Many of us keep our cast iron for a long time or inherit it from someone else. It’s basically indestructible and amazing, so it makes sense, right? It’s a good idea to re-season a skillet when it has been stored away and unused for a long time or if you notice that it needs extra cleaning and love and want to support better seasoning. Check out a simple way to do it here:
Recently, in our Facebook Group, Cast Iron Journey 2021, we saw a video of a lady using onions to season her cast iron. She had a few extra steps that were really interesting to watch. What are some interesting ways you have seen people season their cast iron?
Next week, I’ll get back into into sharing a recipe. I changed from cooking with gas to electric and I’m learning how to manage my cast iron on my stovetop. I’ve always favored gas, but my new electric is pretty nice. Can’t wait to share something I make on it next week!
Until then, keep on cooking with cast iron <3 Kate
Happy Recipe Wednesday! Last week we went on a family trip to see my cousin get married and I took a cast iron break, but I was so happy to be reunited to our cast iron when we got back! I always miss cooking with it when we are away.
El Salvador has a national dish called the Salvadoran Pupusa. It’s easy to make with masa harina and water to form the dough, and you can find different recipes to add more to your fillings…. (I’ll feature some of the them in the next few weeks).
Cheese, refried beans, pork, the possibilities are endless, and I definitely recommend you checking them out. I found this really simple and wonderful recipe- explaining the basics of the method. We’ve tried it with different kind of cheese fillings, enjoying it on the side with some taco salad one night.
Something that I just made up…. haha, but I wanted to invite you all to learn a little more about the traditional South African potjie. Pronounced “Poi-kee”
Potjiekos is literally translated “small-pot food” from Afrikaans and is a traditional way of cooking outdoors for Afrikaners. The potjie is a descendant of the Dutch oven which traveled from the Netherlands to South Africa in the 17th century. Now it is found throughout much of Southern Africa, in the hearths of all its diverse people groups.
This potjie was seasoned with Oarsman Marine Kitchen Tallow the day before and the potjiekos was delicious! A lamb and vegetable small-pot food! Find more about our Kitchen Tallow.
Why is it Potjie Spirit Week in my mind? Because this week we are going camping and bringing along our Potjie. We are going to enjoy some potjiekos around our campfire and we can’t wait. I’ll be posting more of our cooking adventures from camping soon so stay tuned!
To me, salmon is the best when fried in a skillet. I added a little bit of olive oil into my cast iron and put my salmon, seasoned with salt, pepper, and paprika, into the pan to cook. It is such a simple pleasure to eat a good piece of salmon with some salad and vegetables as a weeknight dinner!
How do you like salmon?
Until next week, keep cooking in cast iron! <3 Kate
It’s been more than 6 months since I started using our Kitchen Tallow on my Cast Iron. I wanted to show you the progress from what it was, pictured above…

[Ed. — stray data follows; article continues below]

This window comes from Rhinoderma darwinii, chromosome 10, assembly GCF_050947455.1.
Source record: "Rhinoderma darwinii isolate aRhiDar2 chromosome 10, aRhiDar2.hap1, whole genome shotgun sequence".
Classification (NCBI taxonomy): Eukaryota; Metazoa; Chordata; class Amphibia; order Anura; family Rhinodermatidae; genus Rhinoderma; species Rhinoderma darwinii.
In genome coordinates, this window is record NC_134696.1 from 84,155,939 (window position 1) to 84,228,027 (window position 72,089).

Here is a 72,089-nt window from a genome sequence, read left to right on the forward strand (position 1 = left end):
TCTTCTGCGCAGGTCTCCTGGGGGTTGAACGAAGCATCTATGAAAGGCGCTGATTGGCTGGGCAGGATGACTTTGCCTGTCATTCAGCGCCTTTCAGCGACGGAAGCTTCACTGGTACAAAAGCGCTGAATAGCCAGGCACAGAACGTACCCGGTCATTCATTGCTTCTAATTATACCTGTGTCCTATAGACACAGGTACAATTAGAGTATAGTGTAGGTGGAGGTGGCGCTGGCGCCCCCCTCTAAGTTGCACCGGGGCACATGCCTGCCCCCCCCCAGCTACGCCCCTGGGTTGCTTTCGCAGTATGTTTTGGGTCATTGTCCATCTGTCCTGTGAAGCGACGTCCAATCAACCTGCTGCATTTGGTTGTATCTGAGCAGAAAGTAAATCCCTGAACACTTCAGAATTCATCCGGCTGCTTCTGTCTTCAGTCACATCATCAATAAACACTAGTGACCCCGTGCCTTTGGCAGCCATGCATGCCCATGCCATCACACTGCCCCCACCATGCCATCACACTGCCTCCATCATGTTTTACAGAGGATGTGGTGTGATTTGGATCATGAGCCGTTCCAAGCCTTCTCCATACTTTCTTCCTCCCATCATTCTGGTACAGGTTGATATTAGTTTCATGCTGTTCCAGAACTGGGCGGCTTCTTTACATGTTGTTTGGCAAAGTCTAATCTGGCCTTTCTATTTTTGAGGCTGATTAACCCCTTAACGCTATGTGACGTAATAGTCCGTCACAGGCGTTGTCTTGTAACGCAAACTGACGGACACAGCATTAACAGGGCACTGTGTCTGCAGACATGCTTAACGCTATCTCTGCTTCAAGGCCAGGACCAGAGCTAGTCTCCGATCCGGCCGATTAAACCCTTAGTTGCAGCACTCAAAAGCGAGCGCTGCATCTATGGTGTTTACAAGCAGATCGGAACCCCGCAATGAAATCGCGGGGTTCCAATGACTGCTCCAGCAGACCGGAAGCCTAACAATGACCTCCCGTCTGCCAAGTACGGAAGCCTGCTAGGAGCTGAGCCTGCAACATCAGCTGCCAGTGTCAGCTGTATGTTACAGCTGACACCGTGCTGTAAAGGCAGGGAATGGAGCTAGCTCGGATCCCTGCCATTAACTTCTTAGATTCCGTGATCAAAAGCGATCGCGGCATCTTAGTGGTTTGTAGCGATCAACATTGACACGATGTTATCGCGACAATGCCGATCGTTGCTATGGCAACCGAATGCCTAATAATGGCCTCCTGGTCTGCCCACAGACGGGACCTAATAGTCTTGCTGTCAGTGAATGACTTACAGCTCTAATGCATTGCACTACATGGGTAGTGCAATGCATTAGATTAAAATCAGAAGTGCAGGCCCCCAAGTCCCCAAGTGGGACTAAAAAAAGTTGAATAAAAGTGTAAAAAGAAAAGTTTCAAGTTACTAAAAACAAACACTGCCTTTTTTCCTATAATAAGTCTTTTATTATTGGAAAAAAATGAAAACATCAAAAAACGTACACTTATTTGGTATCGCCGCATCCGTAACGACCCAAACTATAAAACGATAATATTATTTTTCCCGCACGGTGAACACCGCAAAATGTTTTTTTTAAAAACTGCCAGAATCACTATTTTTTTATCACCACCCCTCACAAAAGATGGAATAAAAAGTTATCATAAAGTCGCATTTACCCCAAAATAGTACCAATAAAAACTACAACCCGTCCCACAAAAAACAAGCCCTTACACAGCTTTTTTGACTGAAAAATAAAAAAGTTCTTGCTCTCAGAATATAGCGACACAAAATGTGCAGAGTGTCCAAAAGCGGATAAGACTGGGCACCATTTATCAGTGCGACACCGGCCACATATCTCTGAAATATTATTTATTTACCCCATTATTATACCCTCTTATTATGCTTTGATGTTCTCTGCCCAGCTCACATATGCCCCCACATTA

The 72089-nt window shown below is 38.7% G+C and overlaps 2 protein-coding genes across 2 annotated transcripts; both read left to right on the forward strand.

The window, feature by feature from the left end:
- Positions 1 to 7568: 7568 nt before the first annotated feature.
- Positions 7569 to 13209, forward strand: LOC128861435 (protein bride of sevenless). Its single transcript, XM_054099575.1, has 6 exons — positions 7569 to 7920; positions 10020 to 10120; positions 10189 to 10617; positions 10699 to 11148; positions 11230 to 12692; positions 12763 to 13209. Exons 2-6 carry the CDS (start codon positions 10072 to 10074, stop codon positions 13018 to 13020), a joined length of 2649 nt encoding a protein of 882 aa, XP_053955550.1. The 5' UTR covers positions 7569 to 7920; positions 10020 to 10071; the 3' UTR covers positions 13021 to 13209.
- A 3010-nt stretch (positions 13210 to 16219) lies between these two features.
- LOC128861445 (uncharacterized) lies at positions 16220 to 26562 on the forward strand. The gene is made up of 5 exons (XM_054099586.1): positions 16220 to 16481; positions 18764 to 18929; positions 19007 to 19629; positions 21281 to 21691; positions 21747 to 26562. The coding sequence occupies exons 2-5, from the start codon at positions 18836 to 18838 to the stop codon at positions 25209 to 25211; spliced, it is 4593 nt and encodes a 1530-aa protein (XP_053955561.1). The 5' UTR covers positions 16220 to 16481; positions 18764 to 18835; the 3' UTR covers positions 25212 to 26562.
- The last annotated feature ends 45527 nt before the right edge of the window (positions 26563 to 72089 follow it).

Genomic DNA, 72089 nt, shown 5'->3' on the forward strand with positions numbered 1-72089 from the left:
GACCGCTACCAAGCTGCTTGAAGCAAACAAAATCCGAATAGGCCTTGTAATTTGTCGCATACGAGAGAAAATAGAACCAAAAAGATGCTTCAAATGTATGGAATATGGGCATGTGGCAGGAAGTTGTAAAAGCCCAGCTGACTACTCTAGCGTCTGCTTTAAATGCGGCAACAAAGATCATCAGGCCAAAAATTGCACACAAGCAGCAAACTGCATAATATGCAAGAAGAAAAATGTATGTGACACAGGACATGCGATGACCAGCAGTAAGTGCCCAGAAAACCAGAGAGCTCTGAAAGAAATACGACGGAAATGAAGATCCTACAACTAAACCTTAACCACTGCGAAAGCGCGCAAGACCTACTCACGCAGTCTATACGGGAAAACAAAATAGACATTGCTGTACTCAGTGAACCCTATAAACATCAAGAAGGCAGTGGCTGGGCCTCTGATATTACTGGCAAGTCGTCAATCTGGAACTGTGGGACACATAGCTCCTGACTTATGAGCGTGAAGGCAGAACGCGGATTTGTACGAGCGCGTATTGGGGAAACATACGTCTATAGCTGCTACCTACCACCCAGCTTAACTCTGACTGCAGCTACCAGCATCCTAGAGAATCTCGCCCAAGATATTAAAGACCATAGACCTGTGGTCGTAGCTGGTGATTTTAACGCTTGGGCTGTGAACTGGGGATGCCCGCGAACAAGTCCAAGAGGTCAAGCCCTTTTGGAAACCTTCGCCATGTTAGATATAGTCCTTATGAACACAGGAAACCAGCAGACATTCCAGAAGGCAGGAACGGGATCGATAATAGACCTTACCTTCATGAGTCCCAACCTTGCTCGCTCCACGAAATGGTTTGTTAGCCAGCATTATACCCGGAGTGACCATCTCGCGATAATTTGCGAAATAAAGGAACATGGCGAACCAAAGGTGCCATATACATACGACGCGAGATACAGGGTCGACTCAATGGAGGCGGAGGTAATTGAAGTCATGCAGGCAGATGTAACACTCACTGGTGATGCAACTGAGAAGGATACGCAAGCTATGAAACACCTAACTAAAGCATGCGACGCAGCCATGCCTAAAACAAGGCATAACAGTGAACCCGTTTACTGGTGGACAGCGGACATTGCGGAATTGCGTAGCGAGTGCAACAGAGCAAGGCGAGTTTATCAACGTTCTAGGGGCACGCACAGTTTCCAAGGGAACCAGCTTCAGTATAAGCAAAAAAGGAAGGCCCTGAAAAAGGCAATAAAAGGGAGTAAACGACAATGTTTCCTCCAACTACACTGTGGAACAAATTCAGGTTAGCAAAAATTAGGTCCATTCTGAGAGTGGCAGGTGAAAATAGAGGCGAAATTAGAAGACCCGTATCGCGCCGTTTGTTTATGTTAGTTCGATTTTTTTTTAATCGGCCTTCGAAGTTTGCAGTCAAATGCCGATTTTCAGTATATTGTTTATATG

To what it is now:
The skillet on the right hand side is the same skillet that was in such poor condition last year. The difference has been amazing.
Let me give you three reasons why I love our tallow and use it everyday:
It’s simple to use and easy to apply. I simply scrape off the food and clean the skillet, dry it over heat on the stovetop, and then apply some tallow with a cotton towel.
It’s not an oily or greasy mess in between cooking. Because tallow solidifies as it cools in temperature, it forms a nice layer to protect your cast iron between uses that doesn’t rub off onto everything it touches. I LOVE that aspect of it. I used to hate the way vegetable oils got everywhere.
It only adds flavor to my recipes and complements everything that I cook with my cast iron- savory or sweet.
Check it out today in our shop, you won’t be disappointed! Happy Cooking <3 Kate
Sometimes you just have a craving and then an idea. I haven’t made a lot of different types of salsa. Mine usually involve adding the ingredients to a food processor. This time I decided to do something a little different and make a simple skillet salsa with the things that I had on hand. The flavors come together a bit differently when you sautés the ingredients compared to having raw ingredients, but I really liked it. Find the ingredients below after my method!
Thinly slice mini bell peppers and celery, and dice some red onion and garlic to prep your veggies. Add a bit of olive oil to your skillet. I used my tiniest one- a number 3! Sautés onions, celery, and bell peppers together until fragrant and soft. Then add garlic, salt, and pepper. Once you smell the garlic cooking add a can of Rotel tomatoes with diced green chilis. Let it simmer together for a few minutes for the flavors to come together and enjoy!
We ate ours with some Skillet Baja Fish tacos and tortilla chips and it was a hit!
1 Tbsp olive oil
Half a stalk of celery, thinly sliced
3 mini bell peppers, thinly sliced